Most traditional banks and credit unions might not even be aware of the fragmenting of relationships caused by non-traditional competition. This is because most institutions simply monitor lost accounts, as opposed to changes in activity, balances and other indicators of lost share of wallet. According to Bain & Company, ‘Most defection in banking consists of people obtaining credit cards, loans, or other products elsewhere, but not closing their original account altogether. Maintaining a healthy base of primary customers may disguise the dire reality of declining share of wallet.”
Most customers don’t close accounts when they move relationships. Instead, they divert their loyalty to alternative providers that offer more value.
Making matters worse, customer churn is a lagging indicator, meaning the loss has already happened, and it’s just a measurement of the damage inflicted. Trying to recover these customers is often a money-losing strategy. “One-off tactics often fail to produce lasting results and will be less effective than a systematic approach to loyalty that puts customer priorities at the heart of the business,” states Bain.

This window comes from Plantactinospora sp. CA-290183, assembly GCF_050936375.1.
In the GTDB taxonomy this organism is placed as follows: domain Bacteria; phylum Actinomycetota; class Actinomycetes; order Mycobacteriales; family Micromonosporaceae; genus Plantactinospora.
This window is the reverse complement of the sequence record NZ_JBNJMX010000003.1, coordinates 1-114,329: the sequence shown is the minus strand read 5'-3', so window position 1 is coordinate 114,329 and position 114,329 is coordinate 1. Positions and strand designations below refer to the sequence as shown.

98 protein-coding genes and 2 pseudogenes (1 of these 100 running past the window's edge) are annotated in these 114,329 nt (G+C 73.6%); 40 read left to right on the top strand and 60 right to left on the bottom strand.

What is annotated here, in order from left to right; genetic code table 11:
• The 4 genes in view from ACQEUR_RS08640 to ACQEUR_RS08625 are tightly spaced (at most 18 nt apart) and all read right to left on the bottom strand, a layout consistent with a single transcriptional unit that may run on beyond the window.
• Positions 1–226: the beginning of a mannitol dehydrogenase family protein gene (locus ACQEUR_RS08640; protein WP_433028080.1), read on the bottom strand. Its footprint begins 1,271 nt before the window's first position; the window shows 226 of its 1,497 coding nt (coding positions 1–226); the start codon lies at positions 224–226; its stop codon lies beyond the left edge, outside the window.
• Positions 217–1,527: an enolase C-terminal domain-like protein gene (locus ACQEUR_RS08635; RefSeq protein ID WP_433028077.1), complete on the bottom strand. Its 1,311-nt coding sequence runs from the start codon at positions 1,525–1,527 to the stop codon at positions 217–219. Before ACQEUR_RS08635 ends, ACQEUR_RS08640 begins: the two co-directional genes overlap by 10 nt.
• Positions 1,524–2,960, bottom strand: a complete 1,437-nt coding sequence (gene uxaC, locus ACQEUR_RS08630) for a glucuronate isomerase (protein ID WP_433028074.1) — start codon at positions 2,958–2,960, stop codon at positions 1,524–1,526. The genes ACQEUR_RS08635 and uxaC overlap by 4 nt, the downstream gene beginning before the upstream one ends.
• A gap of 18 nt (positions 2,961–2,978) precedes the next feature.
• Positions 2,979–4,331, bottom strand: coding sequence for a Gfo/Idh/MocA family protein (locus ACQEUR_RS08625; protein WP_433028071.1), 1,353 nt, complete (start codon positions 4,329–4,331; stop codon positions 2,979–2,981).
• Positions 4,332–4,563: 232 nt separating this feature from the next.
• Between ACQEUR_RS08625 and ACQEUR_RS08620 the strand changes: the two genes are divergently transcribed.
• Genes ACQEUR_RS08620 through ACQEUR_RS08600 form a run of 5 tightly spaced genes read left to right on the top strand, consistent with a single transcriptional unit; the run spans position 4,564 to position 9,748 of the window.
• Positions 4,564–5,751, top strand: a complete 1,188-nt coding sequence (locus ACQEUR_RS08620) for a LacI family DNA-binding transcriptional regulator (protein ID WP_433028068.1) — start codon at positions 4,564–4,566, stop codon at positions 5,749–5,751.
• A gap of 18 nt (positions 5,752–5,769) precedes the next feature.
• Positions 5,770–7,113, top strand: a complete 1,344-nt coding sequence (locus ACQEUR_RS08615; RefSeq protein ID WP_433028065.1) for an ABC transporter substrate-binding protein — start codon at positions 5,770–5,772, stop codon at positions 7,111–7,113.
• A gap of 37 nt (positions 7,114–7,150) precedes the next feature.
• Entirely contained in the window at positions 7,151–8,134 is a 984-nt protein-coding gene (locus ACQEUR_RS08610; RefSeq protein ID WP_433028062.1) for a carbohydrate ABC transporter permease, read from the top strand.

To reduce churn, you need to get ahead of the loss by identifying leading indicators that help identify when a customer is about to stop their usage or divide their relationship – before they actually do. The goal is to increase the value proposition of using your organization’s services as opposed to marketplace alternatives.
Leading Indicators of Churn